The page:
The thank you is sincere but it might sound a bit hollow to your ears. Thank you doesn’t really seem like a lot to say when you have accumulated hundreds of millions of dollars and most people have very little money to fall back on. Imagine eating at a sumptuous private banquet every night that the whole society has paid for, while most people are too stressed from overwork and worry to do more than grab some fast food on the way home and others can only hope to find some moldy food in a dumpster. There is no fairness in that. No equality. No justice. Indeed, it is shameful.
Recognizing that the wealth was created by the society, not by me, meant that I held riches that were not mine but belonged to the people and to the Earth. My first reaction was guilt, but all that did was make the thousand dollar bottles of wine go down faster. My second reaction was sorrow and eventually that made me change my life. I couldn’t go on as I had. I turned my back on wealth. I lost it, I spent it like water and finally I gave it all away. I have never been happier.
There are two lessons I have learned.
The first is that some rich people will give the wealth back. Hundreds of very rich people have already signed pledges to give half of all their wealth away when they die. Some, like me, have already returned 100% of their fortunes. Many more can.
The second lesson is that the great concentrations of wealth come from the society. The society creates it. The society can un-create it. Thousands are organizing for change already and many more will. We have to because the concentration of wealth is reaching levels unheard of since the Gilded Age and the Great Depression. Twenty Americans now own equal to half the people. The result is that one American is dying from poverty related factors every 36 seconds. The cries of the people go unheard in a government ruled by the rich few. The desire of the people to confront environmental and social justice problems counts statistically for zero in a Congress that has been controlled by the wealthy for decades. The very life of the planet is in jeopardy. The stranglehold of unfettered extreme wealth must be eliminated. The wealthy must share.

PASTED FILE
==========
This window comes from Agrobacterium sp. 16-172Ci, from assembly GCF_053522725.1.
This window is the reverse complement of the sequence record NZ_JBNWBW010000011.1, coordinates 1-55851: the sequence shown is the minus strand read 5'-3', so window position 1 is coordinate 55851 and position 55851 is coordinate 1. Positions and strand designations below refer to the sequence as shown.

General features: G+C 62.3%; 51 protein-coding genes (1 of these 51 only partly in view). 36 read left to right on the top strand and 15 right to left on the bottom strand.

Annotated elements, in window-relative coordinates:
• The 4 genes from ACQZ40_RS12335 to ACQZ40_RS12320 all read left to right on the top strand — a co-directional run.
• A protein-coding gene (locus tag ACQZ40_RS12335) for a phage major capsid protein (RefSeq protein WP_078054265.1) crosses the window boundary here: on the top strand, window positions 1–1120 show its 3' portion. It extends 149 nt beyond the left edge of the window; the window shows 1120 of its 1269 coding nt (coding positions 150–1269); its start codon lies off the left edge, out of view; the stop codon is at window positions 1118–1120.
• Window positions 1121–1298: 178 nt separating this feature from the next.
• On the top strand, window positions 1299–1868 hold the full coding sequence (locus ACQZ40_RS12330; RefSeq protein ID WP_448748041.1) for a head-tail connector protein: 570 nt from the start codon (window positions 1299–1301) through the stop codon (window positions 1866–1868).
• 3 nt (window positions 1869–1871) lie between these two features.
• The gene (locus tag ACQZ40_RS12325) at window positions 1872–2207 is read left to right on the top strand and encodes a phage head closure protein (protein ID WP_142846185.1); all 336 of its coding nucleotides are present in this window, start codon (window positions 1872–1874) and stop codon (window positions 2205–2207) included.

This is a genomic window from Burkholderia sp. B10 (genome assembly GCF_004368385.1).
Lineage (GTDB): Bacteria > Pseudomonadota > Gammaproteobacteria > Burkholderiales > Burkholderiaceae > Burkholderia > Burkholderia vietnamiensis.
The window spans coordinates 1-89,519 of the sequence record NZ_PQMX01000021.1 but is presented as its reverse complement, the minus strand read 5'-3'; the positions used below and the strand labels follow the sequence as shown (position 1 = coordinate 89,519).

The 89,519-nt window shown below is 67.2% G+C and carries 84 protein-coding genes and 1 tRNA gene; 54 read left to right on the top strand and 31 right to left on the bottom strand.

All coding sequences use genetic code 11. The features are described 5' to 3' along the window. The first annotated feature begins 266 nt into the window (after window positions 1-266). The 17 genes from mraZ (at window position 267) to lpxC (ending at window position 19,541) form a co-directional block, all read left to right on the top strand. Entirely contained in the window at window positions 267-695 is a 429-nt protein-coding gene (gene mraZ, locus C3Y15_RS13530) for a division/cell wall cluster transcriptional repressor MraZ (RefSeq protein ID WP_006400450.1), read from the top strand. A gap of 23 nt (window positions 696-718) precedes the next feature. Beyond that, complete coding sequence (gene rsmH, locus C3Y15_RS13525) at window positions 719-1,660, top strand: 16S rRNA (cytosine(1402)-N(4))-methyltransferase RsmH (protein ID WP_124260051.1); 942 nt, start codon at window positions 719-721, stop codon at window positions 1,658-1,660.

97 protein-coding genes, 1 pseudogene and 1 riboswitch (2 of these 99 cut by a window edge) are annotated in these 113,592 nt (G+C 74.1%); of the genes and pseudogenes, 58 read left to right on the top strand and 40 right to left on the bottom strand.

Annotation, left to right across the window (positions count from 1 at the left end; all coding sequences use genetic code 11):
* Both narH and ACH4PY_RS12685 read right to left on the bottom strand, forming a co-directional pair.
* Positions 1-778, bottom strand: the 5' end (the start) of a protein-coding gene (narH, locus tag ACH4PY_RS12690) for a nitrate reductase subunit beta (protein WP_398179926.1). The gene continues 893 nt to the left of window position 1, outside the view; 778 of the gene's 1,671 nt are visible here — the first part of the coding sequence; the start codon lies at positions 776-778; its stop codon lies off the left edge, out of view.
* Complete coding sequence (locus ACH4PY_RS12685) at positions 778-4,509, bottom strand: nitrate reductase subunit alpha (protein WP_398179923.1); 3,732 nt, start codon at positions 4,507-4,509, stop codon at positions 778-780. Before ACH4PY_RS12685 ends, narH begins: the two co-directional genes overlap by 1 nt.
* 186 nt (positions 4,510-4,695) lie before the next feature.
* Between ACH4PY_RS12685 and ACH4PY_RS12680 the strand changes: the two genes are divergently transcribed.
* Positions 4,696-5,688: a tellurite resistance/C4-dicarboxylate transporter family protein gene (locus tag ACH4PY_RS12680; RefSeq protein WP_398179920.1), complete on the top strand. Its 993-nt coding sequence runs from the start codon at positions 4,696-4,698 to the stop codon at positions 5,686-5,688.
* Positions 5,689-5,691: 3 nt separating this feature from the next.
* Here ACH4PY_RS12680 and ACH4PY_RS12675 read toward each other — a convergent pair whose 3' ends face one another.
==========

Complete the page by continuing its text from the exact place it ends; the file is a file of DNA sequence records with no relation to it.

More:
The wealth of the rich derives from the society; it is the product of the people. The rich control the media, the schools and universities, the health system, the courts, the police, the military and certainly the government. But we are the schoolteachers, the policemen, the students, the soldiers, the journalists, the mechanics, the book-keepers, the lawyers and the farmers…the rich rely on us. They rely on our cooperation. They are nothing without us. As Martin Luther King said, “a man can’t ride your back unless it is bent”. It is time to stand up. We all can share the wealth.
Keywords: Inequality, wealth, nonviolence, revolution, income, poverty, civil resistance
Dariel Garner was a member of the wealthiest 0.01 of 1%. He is the inspiration for Billionaire Buddha, a novel by Rivera Sun about a man who had incredible riches, turned his back on wealth and found everything worth living for. He speaks, holds workshops on wealth and income inequality and blogs at riverasun.com. You can reach him by email at firstname.lastname@example.org.